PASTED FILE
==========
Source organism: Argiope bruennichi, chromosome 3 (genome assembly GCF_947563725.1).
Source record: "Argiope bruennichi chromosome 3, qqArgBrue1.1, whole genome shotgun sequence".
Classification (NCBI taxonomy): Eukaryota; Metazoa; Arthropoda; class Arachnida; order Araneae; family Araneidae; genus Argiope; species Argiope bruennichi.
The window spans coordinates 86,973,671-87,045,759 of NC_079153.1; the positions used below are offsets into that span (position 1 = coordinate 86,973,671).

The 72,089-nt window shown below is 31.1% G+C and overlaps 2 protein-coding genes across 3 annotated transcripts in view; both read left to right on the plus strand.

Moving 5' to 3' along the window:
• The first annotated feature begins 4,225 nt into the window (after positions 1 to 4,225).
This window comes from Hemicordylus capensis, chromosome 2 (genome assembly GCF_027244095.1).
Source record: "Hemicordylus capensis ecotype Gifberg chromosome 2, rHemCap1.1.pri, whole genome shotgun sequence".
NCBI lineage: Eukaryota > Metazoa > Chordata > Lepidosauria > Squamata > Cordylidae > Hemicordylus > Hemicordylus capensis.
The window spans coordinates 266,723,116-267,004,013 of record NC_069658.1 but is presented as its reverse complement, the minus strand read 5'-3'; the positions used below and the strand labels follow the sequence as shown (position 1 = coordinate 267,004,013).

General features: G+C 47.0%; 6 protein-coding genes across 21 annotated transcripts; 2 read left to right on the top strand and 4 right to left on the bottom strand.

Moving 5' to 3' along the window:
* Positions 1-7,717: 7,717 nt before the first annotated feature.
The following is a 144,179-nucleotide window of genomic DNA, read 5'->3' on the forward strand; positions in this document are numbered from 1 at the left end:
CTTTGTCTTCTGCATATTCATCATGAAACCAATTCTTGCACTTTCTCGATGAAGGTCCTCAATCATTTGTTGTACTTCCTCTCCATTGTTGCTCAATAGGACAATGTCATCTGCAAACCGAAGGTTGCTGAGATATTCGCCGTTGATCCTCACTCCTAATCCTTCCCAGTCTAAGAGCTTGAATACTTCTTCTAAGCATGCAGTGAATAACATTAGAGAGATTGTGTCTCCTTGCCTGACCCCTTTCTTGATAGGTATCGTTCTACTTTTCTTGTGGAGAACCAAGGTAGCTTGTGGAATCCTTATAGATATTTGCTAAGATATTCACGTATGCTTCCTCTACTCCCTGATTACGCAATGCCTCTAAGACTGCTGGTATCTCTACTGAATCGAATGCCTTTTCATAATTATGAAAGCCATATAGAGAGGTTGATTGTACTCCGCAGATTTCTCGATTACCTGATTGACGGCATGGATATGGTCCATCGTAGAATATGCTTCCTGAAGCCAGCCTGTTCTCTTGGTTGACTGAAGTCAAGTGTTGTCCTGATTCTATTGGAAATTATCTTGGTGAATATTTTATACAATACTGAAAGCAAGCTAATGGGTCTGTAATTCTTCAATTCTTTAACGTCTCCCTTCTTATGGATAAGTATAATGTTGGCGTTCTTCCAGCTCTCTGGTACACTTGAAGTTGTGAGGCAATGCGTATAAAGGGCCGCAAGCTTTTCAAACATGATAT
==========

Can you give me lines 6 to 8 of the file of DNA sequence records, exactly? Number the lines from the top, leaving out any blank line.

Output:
Moving 5' to 3' along the window:
• The first annotated feature begins 4,225 nt into the window (after positions 1 to 4,225).
This window comes from Hemicordylus capensis, chromosome 2 (genome assembly GCF_027244095.1).